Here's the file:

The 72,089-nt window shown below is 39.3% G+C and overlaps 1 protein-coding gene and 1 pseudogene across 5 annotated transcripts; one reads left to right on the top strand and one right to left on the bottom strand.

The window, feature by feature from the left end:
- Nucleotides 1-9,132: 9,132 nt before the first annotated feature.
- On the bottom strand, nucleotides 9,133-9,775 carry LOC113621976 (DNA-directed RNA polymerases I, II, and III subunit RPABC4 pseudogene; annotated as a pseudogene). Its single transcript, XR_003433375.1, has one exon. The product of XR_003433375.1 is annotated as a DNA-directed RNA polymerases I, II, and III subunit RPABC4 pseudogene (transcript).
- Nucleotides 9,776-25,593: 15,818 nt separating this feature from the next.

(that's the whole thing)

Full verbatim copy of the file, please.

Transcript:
The 72,089-nt window shown below is 39.3% G+C and overlaps 1 protein-coding gene and 1 pseudogene across 5 annotated transcripts; one reads left to right on the top strand and one right to left on the bottom strand.

The window, feature by feature from the left end:
- Nucleotides 1-9,132: 9,132 nt before the first annotated feature.
- On the bottom strand, nucleotides 9,133-9,775 carry LOC113621976 (DNA-directed RNA polymerases I, II, and III subunit RPABC4 pseudogene; annotated as a pseudogene). Its single transcript, XR_003433375.1, has one exon. The product of XR_003433375.1 is annotated as a DNA-directed RNA polymerases I, II, and III subunit RPABC4 pseudogene (transcript).
- Nucleotides 9,776-25,593: 15,818 nt separating this feature from the next.